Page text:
Linking Journalism with the Web of Life
Last year I brought you the story of Lambir Hills National Park, a Bornean forest in which I used to live and work, where hunting and other pressures have forced into extinction much of the biggest wildlife species (see The near empty forest that proves conservation is failing).
It describes how recent surveys had failed to find 20 percent of the park’s resident bird species and 22 percent of its mammal species. The forest is emptying fast. The losses include half of the park’s primate species and six out of seven hornbill species – all important dispersers of rainforest seeds. Sun bears and gibbons, bearded pigs and flying foxes all once called Lambir Hills home. Today it is hard to find an animal that weighs more than a kilogram in the national park.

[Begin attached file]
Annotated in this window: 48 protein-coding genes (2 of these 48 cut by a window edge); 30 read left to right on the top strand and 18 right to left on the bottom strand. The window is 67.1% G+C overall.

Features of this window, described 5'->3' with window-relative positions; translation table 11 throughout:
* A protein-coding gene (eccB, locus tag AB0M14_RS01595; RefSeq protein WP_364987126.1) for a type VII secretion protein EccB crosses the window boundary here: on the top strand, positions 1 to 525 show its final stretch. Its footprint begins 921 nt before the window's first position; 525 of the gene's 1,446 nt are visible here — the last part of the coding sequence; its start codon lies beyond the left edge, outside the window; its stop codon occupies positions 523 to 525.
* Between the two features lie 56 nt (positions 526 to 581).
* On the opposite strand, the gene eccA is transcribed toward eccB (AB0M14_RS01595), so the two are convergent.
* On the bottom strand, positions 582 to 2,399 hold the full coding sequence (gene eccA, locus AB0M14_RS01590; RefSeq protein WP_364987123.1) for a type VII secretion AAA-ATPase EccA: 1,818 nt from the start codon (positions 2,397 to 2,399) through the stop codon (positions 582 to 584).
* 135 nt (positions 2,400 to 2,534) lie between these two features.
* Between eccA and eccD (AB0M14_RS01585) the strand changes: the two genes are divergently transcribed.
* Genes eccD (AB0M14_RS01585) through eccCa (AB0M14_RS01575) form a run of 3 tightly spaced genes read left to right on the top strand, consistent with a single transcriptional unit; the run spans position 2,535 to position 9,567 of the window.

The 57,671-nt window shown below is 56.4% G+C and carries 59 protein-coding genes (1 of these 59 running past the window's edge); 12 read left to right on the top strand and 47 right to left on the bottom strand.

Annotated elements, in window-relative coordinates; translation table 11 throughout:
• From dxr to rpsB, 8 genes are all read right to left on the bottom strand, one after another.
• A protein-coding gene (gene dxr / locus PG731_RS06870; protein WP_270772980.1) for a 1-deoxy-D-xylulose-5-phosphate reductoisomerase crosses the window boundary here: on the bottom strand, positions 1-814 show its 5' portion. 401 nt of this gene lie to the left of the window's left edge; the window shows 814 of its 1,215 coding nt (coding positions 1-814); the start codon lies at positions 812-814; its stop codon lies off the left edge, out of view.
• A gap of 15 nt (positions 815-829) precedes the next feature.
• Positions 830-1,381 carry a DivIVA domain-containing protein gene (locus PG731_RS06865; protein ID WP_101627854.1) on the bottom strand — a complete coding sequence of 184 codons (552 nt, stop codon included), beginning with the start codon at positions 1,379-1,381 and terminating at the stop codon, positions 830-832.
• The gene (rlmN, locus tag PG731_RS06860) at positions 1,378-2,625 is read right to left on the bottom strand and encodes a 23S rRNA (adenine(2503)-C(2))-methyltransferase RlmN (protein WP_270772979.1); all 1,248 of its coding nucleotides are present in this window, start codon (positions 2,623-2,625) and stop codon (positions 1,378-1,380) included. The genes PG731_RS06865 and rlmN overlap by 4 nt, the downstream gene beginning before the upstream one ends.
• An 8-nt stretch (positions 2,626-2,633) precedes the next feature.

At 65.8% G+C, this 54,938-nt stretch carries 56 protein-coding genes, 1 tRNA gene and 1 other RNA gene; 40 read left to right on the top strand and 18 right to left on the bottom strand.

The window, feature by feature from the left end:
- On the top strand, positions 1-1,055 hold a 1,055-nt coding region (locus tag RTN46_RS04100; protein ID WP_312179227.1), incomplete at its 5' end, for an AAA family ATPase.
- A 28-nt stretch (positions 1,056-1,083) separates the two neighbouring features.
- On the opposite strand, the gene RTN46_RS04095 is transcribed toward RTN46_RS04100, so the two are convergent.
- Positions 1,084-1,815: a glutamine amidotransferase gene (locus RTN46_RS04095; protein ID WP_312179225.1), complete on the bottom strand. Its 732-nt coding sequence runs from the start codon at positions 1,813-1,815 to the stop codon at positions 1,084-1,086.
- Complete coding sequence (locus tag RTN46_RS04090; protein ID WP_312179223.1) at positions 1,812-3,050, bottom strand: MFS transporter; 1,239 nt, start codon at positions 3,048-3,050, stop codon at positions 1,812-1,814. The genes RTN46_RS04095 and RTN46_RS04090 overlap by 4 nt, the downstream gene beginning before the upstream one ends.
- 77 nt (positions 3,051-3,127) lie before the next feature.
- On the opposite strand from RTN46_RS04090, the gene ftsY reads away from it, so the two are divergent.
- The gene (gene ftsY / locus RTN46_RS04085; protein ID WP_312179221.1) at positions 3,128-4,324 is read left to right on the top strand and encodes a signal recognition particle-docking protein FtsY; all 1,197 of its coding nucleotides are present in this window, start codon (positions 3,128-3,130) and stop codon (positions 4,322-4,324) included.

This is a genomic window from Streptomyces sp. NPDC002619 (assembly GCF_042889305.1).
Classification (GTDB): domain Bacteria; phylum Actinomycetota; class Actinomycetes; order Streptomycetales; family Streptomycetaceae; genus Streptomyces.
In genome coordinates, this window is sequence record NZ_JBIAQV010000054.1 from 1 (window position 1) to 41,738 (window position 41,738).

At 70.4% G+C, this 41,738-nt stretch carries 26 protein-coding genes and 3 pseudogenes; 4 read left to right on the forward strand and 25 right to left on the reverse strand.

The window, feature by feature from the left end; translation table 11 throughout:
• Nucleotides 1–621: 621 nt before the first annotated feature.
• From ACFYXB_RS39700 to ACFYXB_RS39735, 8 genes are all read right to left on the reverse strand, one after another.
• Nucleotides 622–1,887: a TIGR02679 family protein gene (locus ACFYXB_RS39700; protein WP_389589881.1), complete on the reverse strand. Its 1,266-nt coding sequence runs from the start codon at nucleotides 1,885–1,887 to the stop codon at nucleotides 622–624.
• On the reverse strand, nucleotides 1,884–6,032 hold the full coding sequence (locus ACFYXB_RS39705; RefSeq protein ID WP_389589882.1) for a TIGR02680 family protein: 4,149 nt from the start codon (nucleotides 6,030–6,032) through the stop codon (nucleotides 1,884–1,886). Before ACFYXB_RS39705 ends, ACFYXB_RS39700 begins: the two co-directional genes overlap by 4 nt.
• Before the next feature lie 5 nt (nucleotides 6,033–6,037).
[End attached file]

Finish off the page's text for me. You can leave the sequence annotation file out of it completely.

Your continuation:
Now researchers have shown what these extinctions mean for the forest itself. Rhett Harrison and colleagues tracked the fates of over 470,000 trees of more than 1,100 species for a 15-year period since intense hunting began there.
Read what they found out here…
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